In what may be a first for South Whidbey, Clinton residents Stephanie and Chris Balora have opened up a restaurant serving Polynesian cuisine, among other dishes.
Since September 2022, the couple have operated Ikaika Bistro from the lower level of the American Legion Post 141’s distinctive log cabin building, which is located in the Bayview area off Highway 525.
Following a successful run at the Whidbey Island Fair last year – during which they sold out all four days, three hours early – the Baloras decided to make their restaurant dream a reality.
With an early start in the industry, Chris became a line cook at the age of 15, which put him up against grown men who had been in the same position for years.
“I’m a firm believer in the way you learn to do things is get your head kicked in and figure it out,” he said. “Basically, sink or swim, and like I always tell people, I’m Hawaiian so I know how to swim.”
Ikaika means “strong” or “warrior” in Hawaiian language.
“Which we thought was appropriate for the business we were going into,” Stephanie.
As first-time restaurant owners, the couple said that Ikaika Bistro is mostly a two-person show, with Chris completing the cooking by himself and Stephanie taking orders and serving beverages. The restaurant is open from 7 a.m to 7 p.m. Tuesdays through Saturdays. Sundays are a day of rest and Mondays are reserved for shopping locally for fresh ingredients.
“It’s interesting because when people try the food, they’re blown away by it,” Stephanie said. “We get really good responses to our food, and I think it’s because he goes out shopping for everything, hands-on. We don’t get anything brought in by trucks.”
By being open for breakfast, they hope to fill a gap in the South Whidbey restaurant community. They offer complimentary coffee and tea with their breakfasts.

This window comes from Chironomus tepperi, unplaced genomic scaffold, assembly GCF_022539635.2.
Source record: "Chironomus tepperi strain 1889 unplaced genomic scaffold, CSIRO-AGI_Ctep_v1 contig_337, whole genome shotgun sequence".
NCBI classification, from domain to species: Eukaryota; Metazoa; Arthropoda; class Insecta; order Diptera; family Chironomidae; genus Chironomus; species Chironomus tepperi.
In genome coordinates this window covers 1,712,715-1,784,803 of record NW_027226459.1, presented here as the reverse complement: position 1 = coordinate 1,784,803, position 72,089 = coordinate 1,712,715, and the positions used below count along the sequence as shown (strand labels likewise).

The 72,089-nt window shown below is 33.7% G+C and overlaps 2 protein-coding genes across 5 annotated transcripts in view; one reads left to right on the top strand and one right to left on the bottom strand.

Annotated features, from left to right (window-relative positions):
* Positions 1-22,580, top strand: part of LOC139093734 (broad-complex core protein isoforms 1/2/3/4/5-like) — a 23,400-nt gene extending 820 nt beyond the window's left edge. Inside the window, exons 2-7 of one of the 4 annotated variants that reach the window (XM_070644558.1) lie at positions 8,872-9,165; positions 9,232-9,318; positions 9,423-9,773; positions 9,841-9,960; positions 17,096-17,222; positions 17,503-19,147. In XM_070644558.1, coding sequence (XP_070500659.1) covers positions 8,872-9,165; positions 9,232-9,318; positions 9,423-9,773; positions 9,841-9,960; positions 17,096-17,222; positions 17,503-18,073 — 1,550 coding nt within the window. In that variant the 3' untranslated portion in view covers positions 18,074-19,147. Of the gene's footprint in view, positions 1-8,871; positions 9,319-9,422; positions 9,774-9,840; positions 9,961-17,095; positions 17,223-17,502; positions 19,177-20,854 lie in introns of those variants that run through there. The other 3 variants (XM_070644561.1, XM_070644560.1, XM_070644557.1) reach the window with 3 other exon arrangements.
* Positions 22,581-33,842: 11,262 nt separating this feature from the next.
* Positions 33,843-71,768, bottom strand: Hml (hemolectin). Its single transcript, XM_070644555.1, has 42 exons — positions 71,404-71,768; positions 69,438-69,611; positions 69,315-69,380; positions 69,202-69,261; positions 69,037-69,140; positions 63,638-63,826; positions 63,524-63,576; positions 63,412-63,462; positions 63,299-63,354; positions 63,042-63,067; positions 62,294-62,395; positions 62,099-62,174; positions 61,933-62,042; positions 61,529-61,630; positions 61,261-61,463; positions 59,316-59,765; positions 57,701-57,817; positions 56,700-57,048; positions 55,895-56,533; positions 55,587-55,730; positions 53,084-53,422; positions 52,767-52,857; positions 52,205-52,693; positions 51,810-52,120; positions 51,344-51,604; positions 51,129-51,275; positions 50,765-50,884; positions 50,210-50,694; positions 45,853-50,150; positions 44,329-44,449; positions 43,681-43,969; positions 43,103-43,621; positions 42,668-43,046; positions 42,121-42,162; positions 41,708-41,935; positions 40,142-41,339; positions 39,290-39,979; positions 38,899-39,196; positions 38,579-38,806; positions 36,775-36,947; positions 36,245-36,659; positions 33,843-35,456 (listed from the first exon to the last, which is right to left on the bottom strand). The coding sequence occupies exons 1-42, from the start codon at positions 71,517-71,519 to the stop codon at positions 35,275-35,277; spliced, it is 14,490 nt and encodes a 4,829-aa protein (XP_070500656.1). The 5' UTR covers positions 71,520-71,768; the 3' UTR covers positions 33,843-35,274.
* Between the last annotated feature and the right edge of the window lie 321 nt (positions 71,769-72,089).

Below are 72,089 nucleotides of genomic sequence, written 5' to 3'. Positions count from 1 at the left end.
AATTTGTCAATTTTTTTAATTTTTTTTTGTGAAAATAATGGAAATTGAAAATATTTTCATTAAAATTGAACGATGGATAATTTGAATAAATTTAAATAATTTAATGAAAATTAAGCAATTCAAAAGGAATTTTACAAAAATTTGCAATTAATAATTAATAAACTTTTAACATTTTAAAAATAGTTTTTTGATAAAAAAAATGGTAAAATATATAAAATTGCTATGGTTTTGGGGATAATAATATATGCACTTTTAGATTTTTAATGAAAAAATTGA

Chris, who grew up on the island of Oahu and moved to the mainland as a kid, has had a lifetime of perfecting dishes from his Hawaiian, Samoan and Filipino cultures.
Island favorites on the menu include Spam musubi, which consists of Spam cooked in teriyaki sauce on a bed of rice wrapped in roasted seaweed, like a sushi roll. It comes with a scoop of macaroni salad, another staple of Hawaiian cuisine.
“We call the Spam in Hawaii, that’s our islander steak,” Chris said. “Spam is everything out there.”
Stephanie’s favorite dish on the menu is Spam fried rice.
“It’s funny, because growing up in the Midwest in a Caucasian home, my grandmother would make Spam and it would look like cardboard,” she said. “But Polynesians are famous for having to make something taste good … They cook it with teriyaki and garlic and ginger and all those yummy things.”
The couple acknowledged that the canned ham might not be for everyone, which is why they offer a diversity in dishes, from burgers to seafood to tacos. Chris also likes to barbecue and smoke meats. His last job was in a Greek restaurant, where he picked up Mediterranean cooking.
“A lot of people haven’t tried Polynesian food, so a cheeseburger’s always a safe way to get somebody in the door and have them try something and see if they like it,” Stephanie said.
The menu changes often. A recent special was Monchiko fried chicken, a Hawaiian dish of chicken which is deep-fried with a rice flour batter and marinated in a tangy orange sauce.
Fish and chips are their best seller, which the couple finds funny for a Polynesian restaurant. One critic told Stephanie she was not expecting to like their fish and chips. That customer, who is now a faithful regular, later called the restaurant and, without introducing herself, announced that the fish and chips were the best she had ever tasted.
The Baloras have enjoyed meeting others of Polynesian heritage through their new restaurant.
“My favorite thing is you can tell somebody who’s a local – and I mean a local from Hawaii – they’ll come in and get like the loco moco, that seems to be their test dish,” said Stephanie, referring to the Hawaiian breakfast staple that consists of a seasoned hamburger patty over rice with sautéed onions and mushrooms topped with a fried egg and gravy.
“It’s awesome to see them get a taste of home, being so far away,” Stephanie said.
In addition, Chris has made pork adobo, which is considered to be the Philippines’ national dish because of its popularity, and a dish called Sapasui, which is the Samoan version of chop suey.
As relative newcomers to Whidbey Island and the Pacific Northwest as a whole, the Baloras have met some challenges on their way. In 2015, they moved from Kansas City, Kansas to Seattle with just their suitcases and $745.
But now things are really picking up, and this September, the couple has plans to move Ikaika Bistro from the American Legion kitchen to a food truck in downtown Langley.
“It’s kind of crazy to see something you’ve always talked about but never really thought would happen, happening,” Stephanie said. “So it’s pretty exciting.”